How Birds Sleep by David Obuchowski and illustrated by Sandra Pedry
Coming March 28, 2023 from minedition US (Astra Publishing House); 40 pages
About the Author: “After a decade of constant touring, David returned to writing, and his essays began appearing in publications such as The Daily Beast, Deadspin, and Gawker. David found success with his long-form essays, and quickly garnered a strong readership on Jalopnik, where David continues to write compelling and often heartbreaking features about individuals and their complicated relationship with cars. In 2017, David became a regular contributor to The Awl, writing features on a variety of subjects. In 2018, David became the sole writer, host, and producer of Jalopnik’s first and only podcast, Tempest. As Jalopnik took on new corporate ownership, he moved Tempest to Acast for its second season, which premiered in the summer of 2019. His essays have appeared in a growing number of publications, which include Salon, Longreads, and more. He’s also continued to write fiction, and his recent short stories can be found in the pages of The Baltimore Review, Adelaide Literary Magazine, Border Crossing, Willows Wept Review, Kaaterskill Basin Literary Journal, Garfield Lake Review, The Miracle Monocle, and many more. David recently completed two novels, and collaborates with his wife, Sarah Pedry (an artist and teaching artist) on books for children” (Bio from author’s website).
Find David Obuchowski on the following platforms:
About the Illustrator: “Sarah Pedry is an artist and illustrator in love with the natural world…especially birds. Her first picture book will be published in March 2023 with mineditionUS. She is also a Teaching Artist at the School of Botanic Art and Illustration, at the Denver Botanic Gardens. Sarah earned a BFA from the Kansas City Art Institute, and an MFA from the Maine College of Art. She is currently living amongst the pine trees and nuthatches of Denver, CO” (Bio from illustrator’s website).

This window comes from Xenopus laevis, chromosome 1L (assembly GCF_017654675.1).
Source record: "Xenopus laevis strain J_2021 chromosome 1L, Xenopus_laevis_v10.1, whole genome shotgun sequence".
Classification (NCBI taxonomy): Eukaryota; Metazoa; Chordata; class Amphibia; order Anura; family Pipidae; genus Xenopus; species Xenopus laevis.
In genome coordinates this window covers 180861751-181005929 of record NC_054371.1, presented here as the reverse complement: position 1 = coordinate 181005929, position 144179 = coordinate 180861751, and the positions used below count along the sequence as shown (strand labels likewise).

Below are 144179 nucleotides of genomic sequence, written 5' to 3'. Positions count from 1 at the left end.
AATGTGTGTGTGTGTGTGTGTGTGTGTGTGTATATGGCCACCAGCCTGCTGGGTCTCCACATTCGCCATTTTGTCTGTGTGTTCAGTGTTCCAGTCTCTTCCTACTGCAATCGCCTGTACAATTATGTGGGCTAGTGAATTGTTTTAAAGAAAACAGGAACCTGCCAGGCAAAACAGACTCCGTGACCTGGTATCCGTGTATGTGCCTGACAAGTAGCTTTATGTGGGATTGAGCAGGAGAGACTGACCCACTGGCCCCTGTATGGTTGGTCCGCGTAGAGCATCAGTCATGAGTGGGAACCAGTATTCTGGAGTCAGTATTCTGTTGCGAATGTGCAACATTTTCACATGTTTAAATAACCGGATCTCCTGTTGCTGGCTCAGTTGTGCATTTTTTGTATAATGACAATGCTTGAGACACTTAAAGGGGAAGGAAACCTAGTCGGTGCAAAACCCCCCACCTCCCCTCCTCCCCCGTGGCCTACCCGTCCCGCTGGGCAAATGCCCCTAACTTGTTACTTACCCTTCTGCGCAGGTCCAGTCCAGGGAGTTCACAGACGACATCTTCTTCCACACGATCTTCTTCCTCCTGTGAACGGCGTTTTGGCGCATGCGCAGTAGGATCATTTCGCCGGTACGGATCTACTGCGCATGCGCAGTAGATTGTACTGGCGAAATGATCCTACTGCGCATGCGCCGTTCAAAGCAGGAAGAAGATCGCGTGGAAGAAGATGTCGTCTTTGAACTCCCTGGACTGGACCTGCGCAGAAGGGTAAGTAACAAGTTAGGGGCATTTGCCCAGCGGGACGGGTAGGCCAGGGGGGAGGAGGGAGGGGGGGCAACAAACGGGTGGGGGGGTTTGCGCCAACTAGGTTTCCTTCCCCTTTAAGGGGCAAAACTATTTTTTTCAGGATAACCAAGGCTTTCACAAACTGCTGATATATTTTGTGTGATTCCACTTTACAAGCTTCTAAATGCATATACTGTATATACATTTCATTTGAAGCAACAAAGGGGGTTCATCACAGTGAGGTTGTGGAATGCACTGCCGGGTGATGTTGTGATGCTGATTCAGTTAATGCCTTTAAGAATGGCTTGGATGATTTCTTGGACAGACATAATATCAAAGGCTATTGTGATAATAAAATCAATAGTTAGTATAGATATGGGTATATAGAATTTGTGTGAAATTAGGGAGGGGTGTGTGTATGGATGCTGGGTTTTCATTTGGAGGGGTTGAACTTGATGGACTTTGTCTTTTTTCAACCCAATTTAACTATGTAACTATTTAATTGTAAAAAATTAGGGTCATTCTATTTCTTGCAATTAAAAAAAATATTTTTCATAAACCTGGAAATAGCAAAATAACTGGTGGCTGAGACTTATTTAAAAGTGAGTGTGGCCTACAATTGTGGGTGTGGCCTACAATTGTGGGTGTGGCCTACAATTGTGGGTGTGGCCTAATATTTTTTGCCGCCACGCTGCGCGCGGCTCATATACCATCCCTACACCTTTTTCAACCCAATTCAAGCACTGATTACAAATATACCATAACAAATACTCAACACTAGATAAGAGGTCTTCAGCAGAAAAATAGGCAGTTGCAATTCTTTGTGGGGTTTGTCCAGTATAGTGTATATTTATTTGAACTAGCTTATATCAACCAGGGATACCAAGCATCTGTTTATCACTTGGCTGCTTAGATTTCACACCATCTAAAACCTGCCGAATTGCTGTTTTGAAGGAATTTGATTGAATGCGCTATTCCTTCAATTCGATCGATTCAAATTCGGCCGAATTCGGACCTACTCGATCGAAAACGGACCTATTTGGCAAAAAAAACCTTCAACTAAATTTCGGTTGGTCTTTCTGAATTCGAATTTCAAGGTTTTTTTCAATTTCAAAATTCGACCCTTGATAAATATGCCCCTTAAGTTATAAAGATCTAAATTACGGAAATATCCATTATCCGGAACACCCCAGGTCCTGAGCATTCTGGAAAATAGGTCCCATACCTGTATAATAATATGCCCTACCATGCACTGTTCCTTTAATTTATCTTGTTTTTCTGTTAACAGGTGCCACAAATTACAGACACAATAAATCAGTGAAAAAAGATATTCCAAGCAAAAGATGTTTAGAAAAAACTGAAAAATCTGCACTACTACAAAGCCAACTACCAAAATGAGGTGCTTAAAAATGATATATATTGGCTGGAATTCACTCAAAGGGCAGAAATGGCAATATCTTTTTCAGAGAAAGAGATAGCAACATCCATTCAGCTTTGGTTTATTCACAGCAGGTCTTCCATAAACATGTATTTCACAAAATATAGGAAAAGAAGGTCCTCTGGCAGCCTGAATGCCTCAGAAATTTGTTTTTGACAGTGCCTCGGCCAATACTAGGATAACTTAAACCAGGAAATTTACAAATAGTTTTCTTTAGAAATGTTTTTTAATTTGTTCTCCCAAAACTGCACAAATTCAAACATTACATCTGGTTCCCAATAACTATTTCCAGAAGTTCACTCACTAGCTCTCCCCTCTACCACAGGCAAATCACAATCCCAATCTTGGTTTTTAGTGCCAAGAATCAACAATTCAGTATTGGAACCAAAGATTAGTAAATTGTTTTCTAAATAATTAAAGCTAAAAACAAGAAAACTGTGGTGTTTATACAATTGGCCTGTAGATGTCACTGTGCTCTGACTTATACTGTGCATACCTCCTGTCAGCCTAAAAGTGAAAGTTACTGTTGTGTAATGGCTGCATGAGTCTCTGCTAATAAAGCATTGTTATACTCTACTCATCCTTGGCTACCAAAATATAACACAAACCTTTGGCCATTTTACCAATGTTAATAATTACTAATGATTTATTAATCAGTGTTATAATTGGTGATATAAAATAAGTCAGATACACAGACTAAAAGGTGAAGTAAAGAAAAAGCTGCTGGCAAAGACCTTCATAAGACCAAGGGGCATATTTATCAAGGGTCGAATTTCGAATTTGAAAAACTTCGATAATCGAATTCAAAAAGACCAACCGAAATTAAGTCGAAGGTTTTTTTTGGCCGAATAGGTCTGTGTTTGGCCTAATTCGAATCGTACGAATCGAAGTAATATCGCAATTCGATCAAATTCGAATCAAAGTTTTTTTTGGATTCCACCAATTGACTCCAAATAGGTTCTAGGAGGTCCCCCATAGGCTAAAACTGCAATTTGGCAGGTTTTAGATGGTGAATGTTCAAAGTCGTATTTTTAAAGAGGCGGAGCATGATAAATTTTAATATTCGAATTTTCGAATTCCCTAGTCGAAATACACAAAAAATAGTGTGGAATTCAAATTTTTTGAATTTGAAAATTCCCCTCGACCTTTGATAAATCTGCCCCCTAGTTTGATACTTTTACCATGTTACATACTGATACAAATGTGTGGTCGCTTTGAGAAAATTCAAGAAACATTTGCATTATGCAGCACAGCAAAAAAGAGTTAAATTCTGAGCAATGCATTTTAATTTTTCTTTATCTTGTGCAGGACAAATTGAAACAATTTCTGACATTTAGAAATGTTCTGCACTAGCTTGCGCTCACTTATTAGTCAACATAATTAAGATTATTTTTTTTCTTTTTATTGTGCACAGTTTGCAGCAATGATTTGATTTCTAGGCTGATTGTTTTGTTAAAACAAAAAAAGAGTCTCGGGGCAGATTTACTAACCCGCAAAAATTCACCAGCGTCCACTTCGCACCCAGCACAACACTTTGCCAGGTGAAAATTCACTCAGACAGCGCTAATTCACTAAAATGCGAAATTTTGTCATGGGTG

Find Sarah Pedry on the following platforms:
With breathtakingly gorgeous illustrations and elegant prose, How Birds Sleep teaches its readers about the sleep habits of birds across the world, from gulls getting cozy amongst the choppy waves of the North Atlantic to parrots hanging upside down in the lush forests of Thailand. The end of the book includes a detailed yet easily understandable afterward on the science of sleep and climate change’s impact on avian life, which adds a little pragmatism to the dreaminess of the narrative and illustrations. This picture book sheds some light on an often underappreciated aspect of nature’s beauty and might even encourage you to pay more attention to your local bird scene!
Whether you are a seasoned ornithologist or a newly curious bird watcher, you will find something to enjoy in How Birds Sleep. The writing draws you right in with immersive and engaging descriptions of birds and their behavior, and the illustrations are stunning renditions of our sleepy feathered friends. I particularly like how the cool color palette adds to the dreamy ambiance of the book—hues of blue and purple fill the page, with hints of warm oranges and reds scattered about, like a cheerful fireplace during a winter evening. This is the perfect nighttime read for a snug night in, especially when it’s cold outside but you’re all comfy in bed. Another impressive aspect of the book is the sheer depth of research that clearly went into it. The author draws on the knowledge of expert ornithologists, professors, and museum curators, and couples this information with alluring illustrations that leave readers with a comprehensive understanding of avian sleep. Even though I’m not a bird enthusiast by any means, this book still fascinated me. For example, I had no idea that some birds can sleep tight in termite nests!
How Birds Sleep is perfect for anyone with an interest in birds, sleep, or just looking for a fun picture book, as it is beautifully illustrated, gracefully written, well-researched, and, of course, full of fascinating insights into the sleep lives of birds.
PRR Community Outreach Lead, Writer, and Editor, Aruna Sreenivasan